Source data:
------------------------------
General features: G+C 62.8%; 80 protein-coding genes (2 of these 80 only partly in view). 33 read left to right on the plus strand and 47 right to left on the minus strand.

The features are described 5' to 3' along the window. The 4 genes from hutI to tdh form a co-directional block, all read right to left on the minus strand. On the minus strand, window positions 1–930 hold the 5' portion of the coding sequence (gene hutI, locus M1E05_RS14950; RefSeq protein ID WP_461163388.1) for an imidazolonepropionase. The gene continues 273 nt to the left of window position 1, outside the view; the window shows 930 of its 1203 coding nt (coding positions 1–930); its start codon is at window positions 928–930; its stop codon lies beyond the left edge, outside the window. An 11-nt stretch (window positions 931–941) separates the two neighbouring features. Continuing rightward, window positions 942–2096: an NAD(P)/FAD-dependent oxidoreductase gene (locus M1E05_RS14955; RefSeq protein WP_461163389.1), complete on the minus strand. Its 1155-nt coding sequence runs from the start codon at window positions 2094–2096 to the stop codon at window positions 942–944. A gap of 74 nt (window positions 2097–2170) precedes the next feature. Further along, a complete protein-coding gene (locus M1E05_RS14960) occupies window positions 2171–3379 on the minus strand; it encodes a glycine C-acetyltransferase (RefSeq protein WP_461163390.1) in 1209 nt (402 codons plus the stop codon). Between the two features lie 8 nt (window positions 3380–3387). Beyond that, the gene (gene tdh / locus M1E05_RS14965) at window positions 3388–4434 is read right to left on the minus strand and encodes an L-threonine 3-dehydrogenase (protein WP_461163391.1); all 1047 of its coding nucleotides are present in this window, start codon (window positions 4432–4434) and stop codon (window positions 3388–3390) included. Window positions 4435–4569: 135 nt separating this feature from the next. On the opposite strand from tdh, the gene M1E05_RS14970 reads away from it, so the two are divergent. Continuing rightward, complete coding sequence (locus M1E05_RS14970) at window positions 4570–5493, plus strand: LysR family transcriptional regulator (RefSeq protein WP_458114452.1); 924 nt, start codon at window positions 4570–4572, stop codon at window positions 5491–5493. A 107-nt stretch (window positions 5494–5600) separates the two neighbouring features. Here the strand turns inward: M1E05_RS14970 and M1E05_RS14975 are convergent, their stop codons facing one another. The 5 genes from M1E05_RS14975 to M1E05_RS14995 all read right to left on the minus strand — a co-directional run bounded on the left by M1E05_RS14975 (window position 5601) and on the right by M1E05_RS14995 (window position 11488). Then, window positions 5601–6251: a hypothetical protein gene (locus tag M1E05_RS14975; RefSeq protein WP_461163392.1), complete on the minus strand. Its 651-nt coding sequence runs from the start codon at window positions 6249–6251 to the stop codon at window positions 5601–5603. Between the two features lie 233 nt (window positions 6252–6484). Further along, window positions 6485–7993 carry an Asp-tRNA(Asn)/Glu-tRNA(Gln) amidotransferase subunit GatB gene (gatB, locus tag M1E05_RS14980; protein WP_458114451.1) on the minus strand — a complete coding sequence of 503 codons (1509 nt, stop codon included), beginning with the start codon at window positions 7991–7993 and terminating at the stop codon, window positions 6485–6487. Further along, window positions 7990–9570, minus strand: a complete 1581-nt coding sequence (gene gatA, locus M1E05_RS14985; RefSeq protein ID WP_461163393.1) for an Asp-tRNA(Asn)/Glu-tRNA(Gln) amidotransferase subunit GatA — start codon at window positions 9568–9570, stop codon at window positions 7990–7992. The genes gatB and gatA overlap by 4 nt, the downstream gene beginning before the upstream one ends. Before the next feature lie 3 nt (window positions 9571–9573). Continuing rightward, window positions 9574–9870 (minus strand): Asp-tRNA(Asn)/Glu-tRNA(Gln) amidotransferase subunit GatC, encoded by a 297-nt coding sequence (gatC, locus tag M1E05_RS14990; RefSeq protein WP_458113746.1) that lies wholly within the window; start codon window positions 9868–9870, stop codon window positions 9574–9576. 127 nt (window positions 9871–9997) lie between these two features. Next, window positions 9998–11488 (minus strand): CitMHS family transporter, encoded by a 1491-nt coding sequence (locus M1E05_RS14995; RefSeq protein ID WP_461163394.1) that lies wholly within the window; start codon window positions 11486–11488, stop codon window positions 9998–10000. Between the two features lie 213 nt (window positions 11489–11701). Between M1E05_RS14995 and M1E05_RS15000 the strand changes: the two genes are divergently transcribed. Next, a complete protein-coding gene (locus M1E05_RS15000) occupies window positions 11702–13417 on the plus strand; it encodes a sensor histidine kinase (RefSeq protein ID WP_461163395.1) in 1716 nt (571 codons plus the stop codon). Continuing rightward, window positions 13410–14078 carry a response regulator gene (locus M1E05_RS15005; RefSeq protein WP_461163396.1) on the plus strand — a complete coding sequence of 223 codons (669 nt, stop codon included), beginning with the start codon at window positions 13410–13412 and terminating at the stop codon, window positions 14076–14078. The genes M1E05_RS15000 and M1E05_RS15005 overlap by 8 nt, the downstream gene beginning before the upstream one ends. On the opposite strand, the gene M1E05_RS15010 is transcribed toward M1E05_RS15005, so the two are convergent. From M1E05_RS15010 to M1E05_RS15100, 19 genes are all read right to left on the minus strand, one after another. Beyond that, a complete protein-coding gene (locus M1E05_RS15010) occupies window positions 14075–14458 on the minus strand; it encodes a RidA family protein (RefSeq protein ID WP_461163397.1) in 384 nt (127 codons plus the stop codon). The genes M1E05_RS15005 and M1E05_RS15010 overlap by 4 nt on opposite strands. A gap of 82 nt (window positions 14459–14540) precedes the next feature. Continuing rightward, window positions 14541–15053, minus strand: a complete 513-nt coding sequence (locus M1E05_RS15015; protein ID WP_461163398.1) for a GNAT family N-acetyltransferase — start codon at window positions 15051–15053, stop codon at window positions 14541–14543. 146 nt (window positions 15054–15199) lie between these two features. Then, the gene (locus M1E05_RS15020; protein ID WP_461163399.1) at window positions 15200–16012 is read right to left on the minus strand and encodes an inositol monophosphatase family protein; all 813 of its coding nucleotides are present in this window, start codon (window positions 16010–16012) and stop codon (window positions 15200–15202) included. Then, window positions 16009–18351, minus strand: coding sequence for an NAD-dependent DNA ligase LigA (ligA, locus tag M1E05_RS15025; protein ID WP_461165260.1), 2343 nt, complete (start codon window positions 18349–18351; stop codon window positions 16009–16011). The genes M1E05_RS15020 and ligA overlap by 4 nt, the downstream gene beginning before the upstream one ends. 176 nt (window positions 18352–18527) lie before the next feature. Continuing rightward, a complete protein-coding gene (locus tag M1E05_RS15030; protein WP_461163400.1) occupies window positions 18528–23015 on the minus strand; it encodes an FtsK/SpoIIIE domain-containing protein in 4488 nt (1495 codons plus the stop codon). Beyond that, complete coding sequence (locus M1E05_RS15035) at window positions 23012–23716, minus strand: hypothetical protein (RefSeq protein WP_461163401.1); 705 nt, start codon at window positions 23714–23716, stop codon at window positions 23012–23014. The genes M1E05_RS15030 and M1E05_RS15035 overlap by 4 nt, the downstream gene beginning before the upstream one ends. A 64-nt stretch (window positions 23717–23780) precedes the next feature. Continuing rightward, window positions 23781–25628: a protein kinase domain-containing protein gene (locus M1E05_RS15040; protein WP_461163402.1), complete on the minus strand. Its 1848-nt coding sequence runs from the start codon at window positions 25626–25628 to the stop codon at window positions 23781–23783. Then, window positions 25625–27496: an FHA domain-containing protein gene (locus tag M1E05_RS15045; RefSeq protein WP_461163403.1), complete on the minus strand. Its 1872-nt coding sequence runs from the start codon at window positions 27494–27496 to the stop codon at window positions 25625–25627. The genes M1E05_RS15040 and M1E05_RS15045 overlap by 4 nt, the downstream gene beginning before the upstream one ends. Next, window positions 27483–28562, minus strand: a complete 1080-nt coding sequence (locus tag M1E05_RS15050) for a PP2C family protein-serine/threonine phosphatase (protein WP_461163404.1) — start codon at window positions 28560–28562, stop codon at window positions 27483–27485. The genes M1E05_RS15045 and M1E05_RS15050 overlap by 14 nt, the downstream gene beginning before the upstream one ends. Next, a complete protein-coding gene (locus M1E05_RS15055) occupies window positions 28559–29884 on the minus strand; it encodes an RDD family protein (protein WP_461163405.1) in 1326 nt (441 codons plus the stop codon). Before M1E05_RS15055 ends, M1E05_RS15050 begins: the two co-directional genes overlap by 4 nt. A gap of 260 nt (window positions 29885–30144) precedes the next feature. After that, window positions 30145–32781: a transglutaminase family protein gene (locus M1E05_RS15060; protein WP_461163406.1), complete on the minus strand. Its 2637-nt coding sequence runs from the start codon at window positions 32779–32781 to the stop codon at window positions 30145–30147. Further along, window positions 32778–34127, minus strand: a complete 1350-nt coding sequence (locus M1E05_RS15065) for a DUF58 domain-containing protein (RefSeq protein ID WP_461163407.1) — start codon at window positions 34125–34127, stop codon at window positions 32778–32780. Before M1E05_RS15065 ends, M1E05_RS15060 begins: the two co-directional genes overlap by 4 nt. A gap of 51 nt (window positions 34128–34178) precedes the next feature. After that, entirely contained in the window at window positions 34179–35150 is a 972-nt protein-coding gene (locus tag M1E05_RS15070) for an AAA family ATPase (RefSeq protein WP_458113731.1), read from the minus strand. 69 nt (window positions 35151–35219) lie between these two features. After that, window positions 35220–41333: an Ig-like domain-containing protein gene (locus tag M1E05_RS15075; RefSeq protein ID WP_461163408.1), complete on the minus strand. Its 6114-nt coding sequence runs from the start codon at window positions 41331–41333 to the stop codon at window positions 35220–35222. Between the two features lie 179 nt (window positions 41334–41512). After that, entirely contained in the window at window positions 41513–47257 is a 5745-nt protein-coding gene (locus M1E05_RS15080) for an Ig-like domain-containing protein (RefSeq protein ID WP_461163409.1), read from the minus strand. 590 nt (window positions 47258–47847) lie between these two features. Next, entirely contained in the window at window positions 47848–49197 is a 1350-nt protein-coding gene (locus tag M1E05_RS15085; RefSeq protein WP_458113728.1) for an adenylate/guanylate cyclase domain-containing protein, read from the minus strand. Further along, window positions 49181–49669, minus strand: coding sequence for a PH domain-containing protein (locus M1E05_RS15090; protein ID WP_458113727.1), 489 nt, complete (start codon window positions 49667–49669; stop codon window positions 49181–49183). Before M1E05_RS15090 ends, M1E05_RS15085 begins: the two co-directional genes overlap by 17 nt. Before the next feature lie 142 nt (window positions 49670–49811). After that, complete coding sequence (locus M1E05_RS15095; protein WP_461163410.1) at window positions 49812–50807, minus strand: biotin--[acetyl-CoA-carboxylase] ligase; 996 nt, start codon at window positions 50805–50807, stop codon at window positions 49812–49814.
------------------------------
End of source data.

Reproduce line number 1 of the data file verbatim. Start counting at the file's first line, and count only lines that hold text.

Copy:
General features: G+C 62.8%; 80 protein-coding genes (2 of these 80 only partly in view). 33 read left to right on the plus strand and 47 right to left on the minus strand.